All year long, the Northern Arapaho Tribe in Ethete, WY. looks forward to their end-of-year competition pow-wow.
“Everyone is welcome,” said Rob Valdez, one of the pow-wow’s organizers. “Don’t be afraid to participate.”
The pow-wow, held in Ethete’s Blue Sky Hall from Dec. 30-Jan. 1 at 7 p.m., is free and open to the public. The event is held at Blue Sky Hall, 506 Ethete Road. Visitors can expect to see a wide variety of dances from people of all ages and the beautiful regalia that accompany each dance.
Sandra Iron Cloud, pow-wow organizer, said the competition is broken down into different categories for each dance and different age groups ranging from children 7 and under to retired adults. There are varying amounts of prize money for each dance and age bracket as well.
“The judges will be looking for style, appropriate regalia, timing and personal knowledge of the dance,” Iron Cloud said. “Are they dancing hard? Are they enjoying it?”
Valdez said the women’s categories are typically jingle, fancy and traditional dance, while the men’s categories are usually grass, fancy and traditional dance.
The jingle dance performed by the women features outfits with several rows of metal cones. Valdez said the cones are made from lids of chewing tobacco cans. Sometimes his family trades or barters for the cones for his wife and daughters’ regalia.
The men’s grass dance is also distinguished by regalia with long flowing fringe. Other designs may represent grass blowing.
The men’s fancy dance is highly athletic with a lot of dramatic movement. Men typically wear regalia with two bustles, while the women’s version of the dance features intricate and colorful fringed shawls and elaborate steps.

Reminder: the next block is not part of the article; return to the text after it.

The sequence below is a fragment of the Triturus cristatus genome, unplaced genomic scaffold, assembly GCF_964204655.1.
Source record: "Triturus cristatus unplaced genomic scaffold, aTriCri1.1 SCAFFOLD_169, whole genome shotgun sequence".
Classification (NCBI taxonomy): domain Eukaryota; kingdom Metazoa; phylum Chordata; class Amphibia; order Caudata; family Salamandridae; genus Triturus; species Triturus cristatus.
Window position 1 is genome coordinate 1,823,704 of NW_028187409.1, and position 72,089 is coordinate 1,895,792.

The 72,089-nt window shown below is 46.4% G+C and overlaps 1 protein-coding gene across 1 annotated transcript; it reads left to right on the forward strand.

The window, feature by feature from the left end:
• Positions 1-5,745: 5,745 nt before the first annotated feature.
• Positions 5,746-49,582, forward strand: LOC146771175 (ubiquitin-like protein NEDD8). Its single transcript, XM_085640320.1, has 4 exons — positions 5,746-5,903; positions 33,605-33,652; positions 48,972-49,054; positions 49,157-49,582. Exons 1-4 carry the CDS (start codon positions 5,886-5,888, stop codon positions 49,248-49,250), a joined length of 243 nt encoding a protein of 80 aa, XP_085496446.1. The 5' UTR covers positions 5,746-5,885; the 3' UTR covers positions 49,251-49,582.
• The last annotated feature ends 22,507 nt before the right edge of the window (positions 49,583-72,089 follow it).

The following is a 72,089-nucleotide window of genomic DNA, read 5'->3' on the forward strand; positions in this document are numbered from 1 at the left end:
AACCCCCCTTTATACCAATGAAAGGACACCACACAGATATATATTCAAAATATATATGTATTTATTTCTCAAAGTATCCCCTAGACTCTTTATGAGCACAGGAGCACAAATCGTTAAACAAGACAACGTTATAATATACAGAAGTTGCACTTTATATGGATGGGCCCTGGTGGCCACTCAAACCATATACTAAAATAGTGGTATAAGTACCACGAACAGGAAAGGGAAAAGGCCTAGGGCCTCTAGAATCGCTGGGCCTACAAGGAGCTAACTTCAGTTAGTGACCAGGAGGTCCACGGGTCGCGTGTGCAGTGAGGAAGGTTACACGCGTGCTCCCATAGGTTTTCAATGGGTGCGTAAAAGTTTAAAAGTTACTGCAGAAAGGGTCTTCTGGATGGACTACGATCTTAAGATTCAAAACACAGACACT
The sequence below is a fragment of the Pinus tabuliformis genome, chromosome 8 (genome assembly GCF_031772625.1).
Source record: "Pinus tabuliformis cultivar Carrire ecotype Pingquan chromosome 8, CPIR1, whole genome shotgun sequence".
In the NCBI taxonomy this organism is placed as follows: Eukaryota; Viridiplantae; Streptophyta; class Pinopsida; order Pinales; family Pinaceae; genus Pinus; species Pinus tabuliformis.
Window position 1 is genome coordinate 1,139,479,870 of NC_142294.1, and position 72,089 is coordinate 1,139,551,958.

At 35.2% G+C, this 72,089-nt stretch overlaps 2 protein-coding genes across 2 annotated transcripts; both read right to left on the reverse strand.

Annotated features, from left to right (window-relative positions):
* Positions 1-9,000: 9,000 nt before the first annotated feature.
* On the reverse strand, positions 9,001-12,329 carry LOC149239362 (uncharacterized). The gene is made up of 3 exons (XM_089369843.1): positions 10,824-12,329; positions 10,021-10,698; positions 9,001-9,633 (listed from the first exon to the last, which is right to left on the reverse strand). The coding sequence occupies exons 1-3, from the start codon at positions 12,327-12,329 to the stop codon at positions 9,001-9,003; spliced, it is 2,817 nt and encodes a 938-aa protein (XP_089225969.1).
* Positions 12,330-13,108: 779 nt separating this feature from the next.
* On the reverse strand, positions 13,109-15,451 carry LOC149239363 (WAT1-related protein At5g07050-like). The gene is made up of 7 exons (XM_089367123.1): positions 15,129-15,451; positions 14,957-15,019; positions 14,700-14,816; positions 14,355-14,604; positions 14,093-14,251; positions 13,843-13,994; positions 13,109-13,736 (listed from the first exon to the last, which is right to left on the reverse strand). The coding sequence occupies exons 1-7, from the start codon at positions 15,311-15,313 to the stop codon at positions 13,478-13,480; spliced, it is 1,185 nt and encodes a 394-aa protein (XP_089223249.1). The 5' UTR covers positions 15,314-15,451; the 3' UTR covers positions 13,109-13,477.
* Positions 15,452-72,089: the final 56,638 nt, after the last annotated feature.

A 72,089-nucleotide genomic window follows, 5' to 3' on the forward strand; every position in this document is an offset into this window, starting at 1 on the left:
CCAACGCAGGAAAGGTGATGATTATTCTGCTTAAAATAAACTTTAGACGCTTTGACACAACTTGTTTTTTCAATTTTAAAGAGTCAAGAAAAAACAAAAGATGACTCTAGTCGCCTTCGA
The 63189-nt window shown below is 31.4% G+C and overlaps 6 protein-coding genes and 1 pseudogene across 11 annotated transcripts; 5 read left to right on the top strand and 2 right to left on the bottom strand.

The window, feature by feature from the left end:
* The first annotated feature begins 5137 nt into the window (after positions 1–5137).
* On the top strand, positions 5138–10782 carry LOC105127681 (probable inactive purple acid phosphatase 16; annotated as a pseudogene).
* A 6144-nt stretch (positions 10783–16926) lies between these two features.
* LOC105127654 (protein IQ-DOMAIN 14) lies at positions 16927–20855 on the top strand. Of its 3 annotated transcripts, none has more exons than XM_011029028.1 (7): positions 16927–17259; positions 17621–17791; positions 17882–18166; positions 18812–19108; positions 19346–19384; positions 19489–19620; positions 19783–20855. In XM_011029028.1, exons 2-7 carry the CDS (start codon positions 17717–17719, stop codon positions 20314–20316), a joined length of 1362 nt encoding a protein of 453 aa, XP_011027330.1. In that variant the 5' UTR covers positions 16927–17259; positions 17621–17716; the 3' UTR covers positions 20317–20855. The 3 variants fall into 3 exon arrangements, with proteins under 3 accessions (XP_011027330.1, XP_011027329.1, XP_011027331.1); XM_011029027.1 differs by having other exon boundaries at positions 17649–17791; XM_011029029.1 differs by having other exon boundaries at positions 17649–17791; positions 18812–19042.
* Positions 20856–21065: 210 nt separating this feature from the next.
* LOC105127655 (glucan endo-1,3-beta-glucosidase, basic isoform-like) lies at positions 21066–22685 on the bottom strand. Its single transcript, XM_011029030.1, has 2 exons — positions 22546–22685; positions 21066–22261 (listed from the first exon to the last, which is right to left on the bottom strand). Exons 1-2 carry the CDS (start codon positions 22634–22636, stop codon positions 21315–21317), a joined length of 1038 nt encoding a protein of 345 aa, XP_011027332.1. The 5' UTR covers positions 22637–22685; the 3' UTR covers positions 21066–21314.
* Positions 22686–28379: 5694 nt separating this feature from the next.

The traditional dance for both men and women features steps from traditional dances and regalia made of authentic designs and materials.
“A lot of care and a lot of time and a lot of money go into making the regalia,” Iron Cloud said. “You take care of it, and it takes care of you.”
Valdez, his wife Andi, and their four children all participate. Their family has attended pow-wows across the country and in Canada.
“We try to teach our kids to respect what they have on,” he said. The outfits are important articles of their family and may include items that have been handed down or given during naming ceremonies.
But Native children don’t take classes to learn these dances. They learn early on, Valdez said, adding that his wife danced at pow-wows through all four pregnancies.
“My children all had the drumbeat in them when they were born,” he said, adding that he sees that in many Native children.
Andi makes most of the pow-wow outfits the family wears, although sometimes they trade for beadwork or another component. Depending on the dance and the size, she can easily spend a week on one outfit.
With four children, all the different outfits for multiple dances can be quite expensive.
“You know how teenagers are – they want a different outfit for each day,” Valdez said. “A pow-wow is three days.”
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